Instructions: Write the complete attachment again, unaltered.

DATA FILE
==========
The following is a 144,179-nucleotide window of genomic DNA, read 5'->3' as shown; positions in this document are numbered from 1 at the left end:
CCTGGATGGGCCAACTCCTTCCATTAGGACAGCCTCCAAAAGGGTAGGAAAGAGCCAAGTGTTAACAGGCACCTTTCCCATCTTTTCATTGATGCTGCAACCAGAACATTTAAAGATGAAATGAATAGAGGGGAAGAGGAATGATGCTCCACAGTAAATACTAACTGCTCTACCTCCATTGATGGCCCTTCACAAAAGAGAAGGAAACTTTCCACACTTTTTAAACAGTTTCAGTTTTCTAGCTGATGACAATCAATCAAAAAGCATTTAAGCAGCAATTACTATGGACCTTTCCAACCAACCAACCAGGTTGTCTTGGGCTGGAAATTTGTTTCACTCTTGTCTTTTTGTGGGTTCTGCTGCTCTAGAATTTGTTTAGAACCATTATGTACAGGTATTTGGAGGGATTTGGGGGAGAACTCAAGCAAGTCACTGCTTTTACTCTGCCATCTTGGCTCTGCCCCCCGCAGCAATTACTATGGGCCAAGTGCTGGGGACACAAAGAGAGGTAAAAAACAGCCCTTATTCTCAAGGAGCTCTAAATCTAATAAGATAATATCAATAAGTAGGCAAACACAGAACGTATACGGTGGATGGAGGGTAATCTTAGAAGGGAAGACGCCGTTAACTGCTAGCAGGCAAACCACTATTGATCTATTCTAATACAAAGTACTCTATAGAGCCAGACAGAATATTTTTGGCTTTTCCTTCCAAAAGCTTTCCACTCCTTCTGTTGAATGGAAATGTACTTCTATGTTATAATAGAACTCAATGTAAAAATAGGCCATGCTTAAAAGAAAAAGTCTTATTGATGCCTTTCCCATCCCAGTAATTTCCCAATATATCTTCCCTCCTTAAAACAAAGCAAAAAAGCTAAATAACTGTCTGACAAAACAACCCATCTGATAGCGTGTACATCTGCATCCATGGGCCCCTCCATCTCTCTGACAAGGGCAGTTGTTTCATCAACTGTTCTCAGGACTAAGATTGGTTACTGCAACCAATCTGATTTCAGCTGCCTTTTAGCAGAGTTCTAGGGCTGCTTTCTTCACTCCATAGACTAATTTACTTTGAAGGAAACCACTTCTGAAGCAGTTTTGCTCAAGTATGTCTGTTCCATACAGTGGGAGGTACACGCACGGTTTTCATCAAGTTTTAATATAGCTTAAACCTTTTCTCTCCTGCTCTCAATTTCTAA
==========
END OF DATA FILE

The following is a 144,179-nucleotide window of genomic DNA, read 5'->3' as shown; positions in this document are numbered from 1 at the left end:
CCTGGATGGGCCAACTCCTTCCATTAGGACAGCCTCCAAAAGGGTAGGAAAGAGCCAAGTGTTAACAGGCACCTTTCCCATCTTTTCATTGATGCTGCAACCAGAACATTTAAAGATGAAATGAATAGAGGGGAAGAGGAATGATGCTCCACAGTAAATACTAACTGCTCTACCTCCATTGATGGCCCTTCACAAAAGAGAAGGAAACTTTCCACACTTTTTAAACAGTTTCAGTTTTCTAGCTGATGACAATCAATCAAAAAGCATTTAAGCAGCAATTACTATGGACCTTTCCAACCAACCAACCAGGTTGTCTTGGGCTGGAAATTTGTTTCACTCTTGTCTTTTTGTGGGTTCTGCTGCTCTAGAATTTGTTTAGAACCATTATGTACAGGTATTTGGAGGGATTTGGGGGAGAACTCAAGCAAGTCACTGCTTTTACTCTGCCATCTTGGCTCTGCCCCCCGCAGCAATTACTATGGGCCAAGTGCTGGGGACACAAAGAGAGGTAAAAAACAGCCCTTATTCTCAAGGAGCTCTAAATCTAATAAGATAATATCAATAAGTAGGCAAACACAGAACGTATACGGTGGATGGAGGGTAATCTTAGAAGGGAAGACGCCGTTAACTGCTAGCAGGCAAACCACTATTGATCTATTCTAATACAAAGTACTCTATAGAGCCAGACAGAATATTTTTGGCTTTTCCTTCCAAAAGCTTTCCACTCCTTCTGTTGAATGGAAATGTACTTCTATGTTATAATAGAACTCAATGTAAAAATAGGCCATGCTTAAAAGAAAAAGTCTTATTGATGCCTTTCCCATCCCAGTAATTTCCCAATATATCTTCCCTCCTTAAAACAAAGCAAAAAAGCTAAATAACTGTCTGACAAAACAACCCATCTGATAGCGTGTACATCTGCATCCATGGGCCCCTCCATCTCTCTGACAAGGGCAGTTGTTTCATCAACTGTTCTCAGGACTAAGATTGGTTACTGCAACCAATCTGATTTCAGCTGCCTTTTAGCAGAGTTCTAGGGCTGCTTTCTTCACTCCATAGACTAATTTACTTTGAAGGAAACCACTTCTGAAGCAGTTTTGCTCAAGTATGTCTGTTCCATACAGTGGGAGGTACACGCACGGTTTTCATCAAGTTTTAATATAGCTTAAACCTTTTCTCTCCTGCTCTCAATTTCTAA